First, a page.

I just got off the phone with a excellent journalist in the outdoor recreational markets. He is writing an article about how specialty retail and smaller brands can get traction in the social media space. He is writing it for the Outdoor Industry Association Newsletter called WebNews, and I encourage you to look for it. The general feeling in the industry, apparently, is that specialty retail and the smaller brands are at a disadvantage compared to the larger retailers and brands when it comes to engaging with the likes of Twitter, Facebook, YouTube, etc.
I don’t agree with that assumption, but we will stay focused here.
Small specialty retail is, by definition, local or regional. So, they should focus on the local and organic way of doing things. And that means attract the local athletes that have local influence. And that means these folks show up at the local races and events, compete and generally do well. They are the “go to” people locally when consumers have questions about bikes, hiking shoes, climbing gear…you get the idea. Now, if these people have a blog, are on twitter, or publish in some other way…all the better.
The focus for specialty must be on local…local events, local athletes and creating local buzz.
Now, for the smaller brands. They should attract Influencers, but here is the criteria at Channel Signal. If a person:
2. Has substantial Followers or Friends
3. And is Authentic, meaning that his/her followers are authentic and the content is wanted/needed…
then these are true Influencers. Now, who else are Influencers. Retail salespeople. Published media. And national blogs. Why? Because consumer traffic is either driven to them, in the case of retail salespeople, or people read them because they are in big daily or weekly publications.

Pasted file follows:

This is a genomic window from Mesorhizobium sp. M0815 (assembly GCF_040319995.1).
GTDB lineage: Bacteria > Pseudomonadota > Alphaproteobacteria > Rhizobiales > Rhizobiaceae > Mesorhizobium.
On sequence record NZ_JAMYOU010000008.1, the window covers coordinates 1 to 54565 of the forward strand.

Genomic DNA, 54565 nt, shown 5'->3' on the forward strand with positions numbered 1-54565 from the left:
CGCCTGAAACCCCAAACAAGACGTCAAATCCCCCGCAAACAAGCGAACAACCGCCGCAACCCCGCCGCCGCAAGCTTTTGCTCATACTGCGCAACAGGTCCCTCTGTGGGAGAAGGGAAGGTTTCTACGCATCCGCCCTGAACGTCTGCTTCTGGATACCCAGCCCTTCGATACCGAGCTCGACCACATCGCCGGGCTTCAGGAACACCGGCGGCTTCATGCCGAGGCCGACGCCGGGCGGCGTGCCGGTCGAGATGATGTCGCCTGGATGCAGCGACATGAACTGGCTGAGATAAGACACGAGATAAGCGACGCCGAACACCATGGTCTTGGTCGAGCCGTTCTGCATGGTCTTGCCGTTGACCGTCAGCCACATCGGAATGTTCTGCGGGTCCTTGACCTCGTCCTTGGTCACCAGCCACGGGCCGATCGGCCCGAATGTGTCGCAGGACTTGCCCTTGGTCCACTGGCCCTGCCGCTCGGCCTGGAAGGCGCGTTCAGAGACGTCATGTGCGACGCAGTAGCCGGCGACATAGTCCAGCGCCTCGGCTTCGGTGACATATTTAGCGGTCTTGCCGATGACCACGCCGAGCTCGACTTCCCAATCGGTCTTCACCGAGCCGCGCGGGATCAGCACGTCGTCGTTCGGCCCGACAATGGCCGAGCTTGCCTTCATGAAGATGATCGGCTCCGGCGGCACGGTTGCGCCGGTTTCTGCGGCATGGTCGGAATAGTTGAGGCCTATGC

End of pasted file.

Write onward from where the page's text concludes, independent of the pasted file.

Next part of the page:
Now, both specialty retail and small brands can attract Influencers by publishing useful, interesting content. And that means “how to” pieces on being better at road biking, mtn. biking, climbing, hiking, trail running, minimalist running…and the list goes on. Consumers are excited. They want to learn. They want the best equipment they can afford. And they want guidance.
Retail specialty can do all of these things through their web sites, by publishing content that appeals to consumers (and therefore) to Influencers…and is then picked up by Influencers and gets widely distributed within the region. And it drives consumers into the store.
Small brands must also publish great content, attract genuine Influencers, engage them by asking questions about how to improve the content, how to get better, and how they would like to engage with your brand. Do not try to sell them. Repeat: do not try to sell them.
So, that’s my two cents on Influencers. Have much more to write, but that should do it for now.
Oh, and one more thing. I too want to throw my hat into the ring, already crowded with every imaginable politician, and proclaim that I too believe that Moms work really hard.
Peace and out.